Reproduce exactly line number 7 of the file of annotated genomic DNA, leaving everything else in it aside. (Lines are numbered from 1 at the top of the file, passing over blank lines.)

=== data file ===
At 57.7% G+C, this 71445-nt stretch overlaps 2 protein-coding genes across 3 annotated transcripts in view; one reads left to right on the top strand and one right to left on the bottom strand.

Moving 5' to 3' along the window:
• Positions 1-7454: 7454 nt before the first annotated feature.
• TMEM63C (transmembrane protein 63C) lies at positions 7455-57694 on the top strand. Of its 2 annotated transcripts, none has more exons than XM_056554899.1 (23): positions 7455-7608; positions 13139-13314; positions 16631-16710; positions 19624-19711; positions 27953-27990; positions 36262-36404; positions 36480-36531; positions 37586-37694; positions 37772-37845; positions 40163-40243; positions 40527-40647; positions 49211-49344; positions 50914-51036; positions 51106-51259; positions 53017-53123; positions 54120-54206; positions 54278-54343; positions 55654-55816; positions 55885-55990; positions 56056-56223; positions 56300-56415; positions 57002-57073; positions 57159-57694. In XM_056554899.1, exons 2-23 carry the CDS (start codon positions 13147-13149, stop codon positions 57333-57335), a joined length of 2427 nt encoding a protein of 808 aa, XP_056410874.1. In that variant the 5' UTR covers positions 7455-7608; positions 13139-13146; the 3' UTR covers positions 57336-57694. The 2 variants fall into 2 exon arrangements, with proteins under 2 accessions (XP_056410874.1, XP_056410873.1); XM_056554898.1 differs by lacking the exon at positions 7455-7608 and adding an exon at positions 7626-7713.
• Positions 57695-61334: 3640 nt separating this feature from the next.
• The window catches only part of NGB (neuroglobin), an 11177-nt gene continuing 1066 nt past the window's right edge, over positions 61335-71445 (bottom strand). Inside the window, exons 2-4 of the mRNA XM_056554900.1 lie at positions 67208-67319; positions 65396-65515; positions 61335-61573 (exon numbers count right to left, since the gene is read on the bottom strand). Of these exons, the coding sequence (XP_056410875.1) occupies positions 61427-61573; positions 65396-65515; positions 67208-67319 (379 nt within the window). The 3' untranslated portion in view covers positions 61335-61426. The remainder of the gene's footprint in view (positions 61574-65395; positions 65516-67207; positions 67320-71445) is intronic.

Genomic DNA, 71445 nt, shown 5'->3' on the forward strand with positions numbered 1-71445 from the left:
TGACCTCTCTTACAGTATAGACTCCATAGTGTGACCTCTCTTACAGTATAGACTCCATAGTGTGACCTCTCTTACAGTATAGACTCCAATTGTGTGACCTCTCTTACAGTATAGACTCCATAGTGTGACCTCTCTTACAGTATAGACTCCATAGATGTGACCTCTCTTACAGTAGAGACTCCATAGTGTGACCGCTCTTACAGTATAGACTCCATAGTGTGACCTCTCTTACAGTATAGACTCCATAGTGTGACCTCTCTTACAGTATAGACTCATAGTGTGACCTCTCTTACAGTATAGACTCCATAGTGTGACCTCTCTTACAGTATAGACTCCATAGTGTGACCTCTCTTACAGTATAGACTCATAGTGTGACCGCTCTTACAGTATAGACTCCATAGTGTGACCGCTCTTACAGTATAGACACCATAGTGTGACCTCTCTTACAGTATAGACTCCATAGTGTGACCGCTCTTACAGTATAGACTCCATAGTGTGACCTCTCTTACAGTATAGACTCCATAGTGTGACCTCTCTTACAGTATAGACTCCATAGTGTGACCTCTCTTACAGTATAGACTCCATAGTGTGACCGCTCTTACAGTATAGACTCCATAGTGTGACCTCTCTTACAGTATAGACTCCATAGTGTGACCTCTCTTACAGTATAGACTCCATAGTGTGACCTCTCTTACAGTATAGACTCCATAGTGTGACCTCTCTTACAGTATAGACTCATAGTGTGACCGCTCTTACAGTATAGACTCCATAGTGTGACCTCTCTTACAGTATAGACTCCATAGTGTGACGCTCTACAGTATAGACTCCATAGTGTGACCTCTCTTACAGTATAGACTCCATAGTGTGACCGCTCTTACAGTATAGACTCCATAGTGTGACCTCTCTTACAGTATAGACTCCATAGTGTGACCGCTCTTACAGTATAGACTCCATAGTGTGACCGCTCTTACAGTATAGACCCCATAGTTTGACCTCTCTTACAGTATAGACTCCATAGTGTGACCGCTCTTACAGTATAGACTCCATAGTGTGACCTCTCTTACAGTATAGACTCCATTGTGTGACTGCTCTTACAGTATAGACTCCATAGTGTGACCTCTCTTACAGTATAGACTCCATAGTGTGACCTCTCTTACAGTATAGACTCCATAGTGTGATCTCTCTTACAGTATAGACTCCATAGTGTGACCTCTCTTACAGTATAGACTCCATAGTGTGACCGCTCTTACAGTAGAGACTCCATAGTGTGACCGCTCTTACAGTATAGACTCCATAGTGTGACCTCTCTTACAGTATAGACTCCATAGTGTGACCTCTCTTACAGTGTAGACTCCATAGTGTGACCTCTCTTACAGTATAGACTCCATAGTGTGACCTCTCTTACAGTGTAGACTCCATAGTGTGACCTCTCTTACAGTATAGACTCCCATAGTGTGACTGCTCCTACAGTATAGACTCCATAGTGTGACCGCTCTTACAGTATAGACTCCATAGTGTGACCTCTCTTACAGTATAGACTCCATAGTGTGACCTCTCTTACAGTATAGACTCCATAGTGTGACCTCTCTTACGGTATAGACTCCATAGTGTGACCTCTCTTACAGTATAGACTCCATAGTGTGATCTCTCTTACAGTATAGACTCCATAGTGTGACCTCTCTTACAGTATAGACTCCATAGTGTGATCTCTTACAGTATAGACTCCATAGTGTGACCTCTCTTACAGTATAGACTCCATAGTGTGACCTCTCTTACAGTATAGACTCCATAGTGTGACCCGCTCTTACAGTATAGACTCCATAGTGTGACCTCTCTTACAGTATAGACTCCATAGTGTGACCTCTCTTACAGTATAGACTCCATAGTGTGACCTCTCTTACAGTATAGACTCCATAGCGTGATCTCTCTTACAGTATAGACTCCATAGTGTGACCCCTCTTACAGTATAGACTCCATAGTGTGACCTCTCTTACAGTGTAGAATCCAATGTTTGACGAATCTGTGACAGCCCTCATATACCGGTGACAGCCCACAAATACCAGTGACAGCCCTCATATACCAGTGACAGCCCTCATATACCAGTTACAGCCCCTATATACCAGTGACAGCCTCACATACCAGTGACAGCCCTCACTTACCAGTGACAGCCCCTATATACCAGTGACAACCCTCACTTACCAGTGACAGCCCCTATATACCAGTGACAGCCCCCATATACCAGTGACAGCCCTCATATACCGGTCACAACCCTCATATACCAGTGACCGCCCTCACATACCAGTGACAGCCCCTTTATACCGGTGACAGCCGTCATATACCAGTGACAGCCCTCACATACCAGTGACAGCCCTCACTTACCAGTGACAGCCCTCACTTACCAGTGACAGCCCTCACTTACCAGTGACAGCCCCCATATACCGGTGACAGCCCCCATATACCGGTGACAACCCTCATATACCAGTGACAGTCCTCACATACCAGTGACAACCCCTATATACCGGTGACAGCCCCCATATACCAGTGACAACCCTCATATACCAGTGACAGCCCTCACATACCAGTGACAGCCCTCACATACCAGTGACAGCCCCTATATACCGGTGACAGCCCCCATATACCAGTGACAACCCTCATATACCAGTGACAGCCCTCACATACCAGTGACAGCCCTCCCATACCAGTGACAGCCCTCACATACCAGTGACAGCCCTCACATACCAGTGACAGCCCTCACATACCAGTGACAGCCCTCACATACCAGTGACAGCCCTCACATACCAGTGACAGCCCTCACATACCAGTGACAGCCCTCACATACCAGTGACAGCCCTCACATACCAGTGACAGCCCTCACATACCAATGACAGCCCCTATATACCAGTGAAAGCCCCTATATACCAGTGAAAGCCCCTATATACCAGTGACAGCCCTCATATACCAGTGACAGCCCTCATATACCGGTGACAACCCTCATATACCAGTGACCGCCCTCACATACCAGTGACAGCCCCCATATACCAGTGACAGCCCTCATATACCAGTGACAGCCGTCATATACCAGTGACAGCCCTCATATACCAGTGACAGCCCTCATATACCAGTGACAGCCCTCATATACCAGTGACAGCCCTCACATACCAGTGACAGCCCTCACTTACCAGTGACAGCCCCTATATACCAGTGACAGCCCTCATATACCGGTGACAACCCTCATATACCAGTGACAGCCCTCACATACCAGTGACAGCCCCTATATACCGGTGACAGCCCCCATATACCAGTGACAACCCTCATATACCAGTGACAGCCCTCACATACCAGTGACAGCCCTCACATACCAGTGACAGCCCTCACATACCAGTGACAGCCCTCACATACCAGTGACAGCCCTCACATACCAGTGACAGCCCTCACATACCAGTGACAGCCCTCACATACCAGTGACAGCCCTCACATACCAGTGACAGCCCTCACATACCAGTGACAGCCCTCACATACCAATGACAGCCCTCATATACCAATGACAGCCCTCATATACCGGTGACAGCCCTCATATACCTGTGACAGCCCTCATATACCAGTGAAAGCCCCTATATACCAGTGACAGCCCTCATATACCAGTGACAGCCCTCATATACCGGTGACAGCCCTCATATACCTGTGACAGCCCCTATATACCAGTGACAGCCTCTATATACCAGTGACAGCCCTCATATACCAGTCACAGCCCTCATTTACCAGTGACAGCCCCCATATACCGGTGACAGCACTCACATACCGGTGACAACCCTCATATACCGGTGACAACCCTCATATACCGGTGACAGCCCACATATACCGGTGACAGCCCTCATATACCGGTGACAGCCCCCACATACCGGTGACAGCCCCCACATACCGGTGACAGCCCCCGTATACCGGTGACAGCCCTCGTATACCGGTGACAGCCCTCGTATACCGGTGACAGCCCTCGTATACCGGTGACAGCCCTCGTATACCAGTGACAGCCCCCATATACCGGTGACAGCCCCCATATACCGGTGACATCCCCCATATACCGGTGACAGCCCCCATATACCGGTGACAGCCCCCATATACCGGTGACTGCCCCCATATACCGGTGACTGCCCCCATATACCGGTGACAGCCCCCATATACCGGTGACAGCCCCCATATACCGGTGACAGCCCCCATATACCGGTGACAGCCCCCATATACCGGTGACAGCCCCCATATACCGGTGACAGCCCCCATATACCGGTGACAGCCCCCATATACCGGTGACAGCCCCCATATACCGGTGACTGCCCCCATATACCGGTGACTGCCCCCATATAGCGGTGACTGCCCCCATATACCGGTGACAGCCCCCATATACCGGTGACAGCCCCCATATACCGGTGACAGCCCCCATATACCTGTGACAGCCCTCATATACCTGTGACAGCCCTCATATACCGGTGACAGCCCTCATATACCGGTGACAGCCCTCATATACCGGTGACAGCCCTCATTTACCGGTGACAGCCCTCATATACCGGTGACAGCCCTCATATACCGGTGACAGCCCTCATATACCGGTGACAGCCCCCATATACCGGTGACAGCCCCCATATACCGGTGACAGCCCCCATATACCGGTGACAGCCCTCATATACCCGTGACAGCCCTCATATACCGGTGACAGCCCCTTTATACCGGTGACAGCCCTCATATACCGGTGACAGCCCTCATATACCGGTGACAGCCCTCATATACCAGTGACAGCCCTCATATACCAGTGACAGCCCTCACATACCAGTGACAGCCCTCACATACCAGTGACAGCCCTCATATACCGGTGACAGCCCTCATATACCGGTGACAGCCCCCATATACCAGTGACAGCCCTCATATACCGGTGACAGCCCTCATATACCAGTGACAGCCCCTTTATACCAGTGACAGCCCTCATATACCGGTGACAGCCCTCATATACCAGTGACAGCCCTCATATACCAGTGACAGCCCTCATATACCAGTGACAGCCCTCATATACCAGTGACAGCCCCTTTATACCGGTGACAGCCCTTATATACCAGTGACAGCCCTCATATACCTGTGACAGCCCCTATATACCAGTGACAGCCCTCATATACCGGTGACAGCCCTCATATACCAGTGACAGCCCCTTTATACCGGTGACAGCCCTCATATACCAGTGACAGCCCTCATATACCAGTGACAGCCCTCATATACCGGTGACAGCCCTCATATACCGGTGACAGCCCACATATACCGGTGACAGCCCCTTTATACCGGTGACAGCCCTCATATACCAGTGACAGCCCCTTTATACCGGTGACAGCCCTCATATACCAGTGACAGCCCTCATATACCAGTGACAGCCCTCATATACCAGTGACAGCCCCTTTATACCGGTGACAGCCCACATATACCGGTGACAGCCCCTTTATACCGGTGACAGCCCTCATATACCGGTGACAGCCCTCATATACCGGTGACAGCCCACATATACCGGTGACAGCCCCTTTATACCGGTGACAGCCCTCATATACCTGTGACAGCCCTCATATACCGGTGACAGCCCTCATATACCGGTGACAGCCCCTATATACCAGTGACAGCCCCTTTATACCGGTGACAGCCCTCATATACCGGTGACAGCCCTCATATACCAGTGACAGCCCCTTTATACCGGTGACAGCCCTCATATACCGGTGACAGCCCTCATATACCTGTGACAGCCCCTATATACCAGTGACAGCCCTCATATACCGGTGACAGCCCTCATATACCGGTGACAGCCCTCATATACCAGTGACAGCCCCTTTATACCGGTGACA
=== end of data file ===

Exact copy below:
Genomic DNA, 71445 nt, shown 5'->3' on the forward strand with positions numbered 1-71445 from the left: